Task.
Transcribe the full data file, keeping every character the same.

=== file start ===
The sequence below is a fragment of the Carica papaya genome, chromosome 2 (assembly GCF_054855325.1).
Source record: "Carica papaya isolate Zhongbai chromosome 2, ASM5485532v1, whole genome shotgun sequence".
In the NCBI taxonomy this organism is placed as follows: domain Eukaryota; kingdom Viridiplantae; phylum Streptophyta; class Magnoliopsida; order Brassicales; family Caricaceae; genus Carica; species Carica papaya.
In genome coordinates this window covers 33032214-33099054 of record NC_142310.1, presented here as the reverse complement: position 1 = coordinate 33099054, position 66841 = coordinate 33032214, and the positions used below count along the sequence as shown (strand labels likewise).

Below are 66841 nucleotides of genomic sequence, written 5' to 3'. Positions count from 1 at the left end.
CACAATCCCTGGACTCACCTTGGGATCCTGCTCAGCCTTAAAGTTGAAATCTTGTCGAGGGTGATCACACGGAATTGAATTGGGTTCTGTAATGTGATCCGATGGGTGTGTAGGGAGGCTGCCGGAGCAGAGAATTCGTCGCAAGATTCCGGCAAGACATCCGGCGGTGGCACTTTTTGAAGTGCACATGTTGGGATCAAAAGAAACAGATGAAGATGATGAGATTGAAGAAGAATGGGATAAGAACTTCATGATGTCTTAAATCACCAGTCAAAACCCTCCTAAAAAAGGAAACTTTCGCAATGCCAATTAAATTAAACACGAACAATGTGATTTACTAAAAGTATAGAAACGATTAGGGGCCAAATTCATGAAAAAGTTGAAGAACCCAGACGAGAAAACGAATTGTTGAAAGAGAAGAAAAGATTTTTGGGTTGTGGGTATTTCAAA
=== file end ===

The sequence below is a fragment of the Carica papaya genome, chromosome 2 (assembly GCF_054855325.1).
Source record: "Carica papaya isolate Zhongbai chromosome 2, ASM5485532v1, whole genome shotgun sequence".
In the NCBI taxonomy this organism is placed as follows: domain Eukaryota; kingdom Viridiplantae; phylum Streptophyta; class Magnoliopsida; order Brassicales; family Caricaceae; genus Carica; species Carica papaya.
In genome coordinates this window covers 33032214-33099054 of record NC_142310.1, presented here as the reverse complement: position 1 = coordinate 33099054, position 66841 = coordinate 33032214, and the positions used below count along the sequence as shown (strand labels likewise).

Below are 66841 nucleotides of genomic sequence, written 5' to 3'. Positions count from 1 at the left end.
CACAATCCCTGGACTCACCTTGGGATCCTGCTCAGCCTTAAAGTTGAAATCTTGTCGAGGGTGATCACACGGAATTGAATTGGGTTCTGTAATGTGATCCGATGGGTGTGTAGGGAGGCTGCCGGAGCAGAGAATTCGTCGCAAGATTCCGGCAAGACATCCGGCGGTGGCACTTTTTGAAGTGCACATGTTGGGATCAAAAGAAACAGATGAAGATGATGAGATTGAAGAAGAATGGGATAAGAACTTCATGATGTCTTAAATCACCAGTCAAAACCCTCCTAAAAAAGGAAACTTTCGCAATGCCAATTAAATTAAACACGAACAATGTGATTTACTAAAAGTATAGAAACGATTAGGGGCCAAATTCATGAAAAAGTTGAAGAACCCAGACGAGAAAACGAATTGTTGAAAGAGAAGAAAAGATTTTTGGGTTGTGGGTATTTCAAA